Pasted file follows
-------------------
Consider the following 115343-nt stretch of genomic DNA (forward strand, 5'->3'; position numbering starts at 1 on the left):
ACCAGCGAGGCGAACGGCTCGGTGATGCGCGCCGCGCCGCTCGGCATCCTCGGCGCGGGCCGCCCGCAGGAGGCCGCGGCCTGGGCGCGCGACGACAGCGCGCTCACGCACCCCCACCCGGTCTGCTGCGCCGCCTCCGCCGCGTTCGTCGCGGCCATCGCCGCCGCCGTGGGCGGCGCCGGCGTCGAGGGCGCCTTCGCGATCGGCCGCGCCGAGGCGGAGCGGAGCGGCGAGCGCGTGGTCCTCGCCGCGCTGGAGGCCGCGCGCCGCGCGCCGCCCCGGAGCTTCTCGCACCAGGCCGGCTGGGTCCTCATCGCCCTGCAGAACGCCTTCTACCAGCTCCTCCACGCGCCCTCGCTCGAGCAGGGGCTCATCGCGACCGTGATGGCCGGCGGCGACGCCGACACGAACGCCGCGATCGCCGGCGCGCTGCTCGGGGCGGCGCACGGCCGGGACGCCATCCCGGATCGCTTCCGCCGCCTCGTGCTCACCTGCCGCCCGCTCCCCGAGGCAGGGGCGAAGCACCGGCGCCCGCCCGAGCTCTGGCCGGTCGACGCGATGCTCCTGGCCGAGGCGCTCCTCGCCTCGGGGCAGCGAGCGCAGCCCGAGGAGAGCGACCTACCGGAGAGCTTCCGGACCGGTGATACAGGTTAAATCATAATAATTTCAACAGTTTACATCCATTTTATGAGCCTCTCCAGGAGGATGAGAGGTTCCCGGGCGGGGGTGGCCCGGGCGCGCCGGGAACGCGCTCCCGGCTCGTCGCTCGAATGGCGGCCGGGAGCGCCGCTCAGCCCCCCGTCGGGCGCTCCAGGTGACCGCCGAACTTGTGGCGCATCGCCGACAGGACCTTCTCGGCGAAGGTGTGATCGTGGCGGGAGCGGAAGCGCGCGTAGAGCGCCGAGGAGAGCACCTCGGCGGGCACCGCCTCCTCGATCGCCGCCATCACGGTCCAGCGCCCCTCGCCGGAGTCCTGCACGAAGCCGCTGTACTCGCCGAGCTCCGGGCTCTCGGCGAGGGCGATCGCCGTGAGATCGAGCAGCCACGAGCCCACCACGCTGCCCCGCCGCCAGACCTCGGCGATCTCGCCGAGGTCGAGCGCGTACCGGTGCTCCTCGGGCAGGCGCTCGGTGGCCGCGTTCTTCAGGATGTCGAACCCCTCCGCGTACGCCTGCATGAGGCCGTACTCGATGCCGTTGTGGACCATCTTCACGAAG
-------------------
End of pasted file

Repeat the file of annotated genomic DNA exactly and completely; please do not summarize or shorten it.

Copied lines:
Consider the following 115343-nt stretch of genomic DNA (forward strand, 5'->3'; position numbering starts at 1 on the left):
ACCAGCGAGGCGAACGGCTCGGTGATGCGCGCCGCGCCGCTCGGCATCCTCGGCGCGGGCCGCCCGCAGGAGGCCGCGGCCTGGGCGCGCGACGACAGCGCGCTCACGCACCCCCACCCGGTCTGCTGCGCCGCCTCCGCCGCGTTCGTCGCGGCCATCGCCGCCGCCGTGGGCGGCGCCGGCGTCGAGGGCGCCTTCGCGATCGGCCGCGCCGAGGCGGAGCGGAGCGGCGAGCGCGTGGTCCTCGCCGCGCTGGAGGCCGCGCGCCGCGCGCCGCCCCGGAGCTTCTCGCACCAGGCCGGCTGGGTCCTCATCGCCCTGCAGAACGCCTTCTACCAGCTCCTCCACGCGCCCTCGCTCGAGCAGGGGCTCATCGCGACCGTGATGGCCGGCGGCGACGCCGACACGAACGCCGCGATCGCCGGCGCGCTGCTCGGGGCGGCGCACGGCCGGGACGCCATCCCGGATCGCTTCCGCCGCCTCGTGCTCACCTGCCGCCCGCTCCCCGAGGCAGGGGCGAAGCACCGGCGCCCGCCCGAGCTCTGGCCGGTCGACGCGATGCTCCTGGCCGAGGCGCTCCTCGCCTCGGGGCAGCGAGCGCAGCCCGAGGAGAGCGACCTACCGGAGAGCTTCCGGACCGGTGATACAGGTTAAATCATAATAATTTCAACAGTTTACATCCATTTTATGAGCCTCTCCAGGAGGATGAGAGGTTCCCGGGCGGGGGTGGCCCGGGCGCGCCGGGAACGCGCTCCCGGCTCGTCGCTCGAATGGCGGCCGGGAGCGCCGCTCAGCCCCCCGTCGGGCGCTCCAGGTGACCGCCGAACTTGTGGCGCATCGCCGACAGGACCTTCTCGGCGAAGGTGTGATCGTGGCGGGAGCGGAAGCGCGCGTAGAGCGCCGAGGAGAGCACCTCGGCGGGCACCGCCTCCTCGATCGCCGCCATCACGGTCCAGCGCCCCTCGCCGGAGTCCTGCACGAAGCCGCTGTACTCGCCGAGCTCCGGGCTCTCGGCGAGGGCGATCGCCGTGAGATCGAGCAGCCACGAGCCCACCACGCTGCCCCGCCGCCAGACCTCGGCGATCTCGCCGAGGTCGAGCGCGTACCGGTGCTCCTCGGGCAGGCGCTCGGTGGCCGCGTTCTTCAGGATGTCGAACCCCTCCGCGTACGCCTGCATGAGGCCGTACTCGATGCCGTTGTGGACCATCTTCACGAAG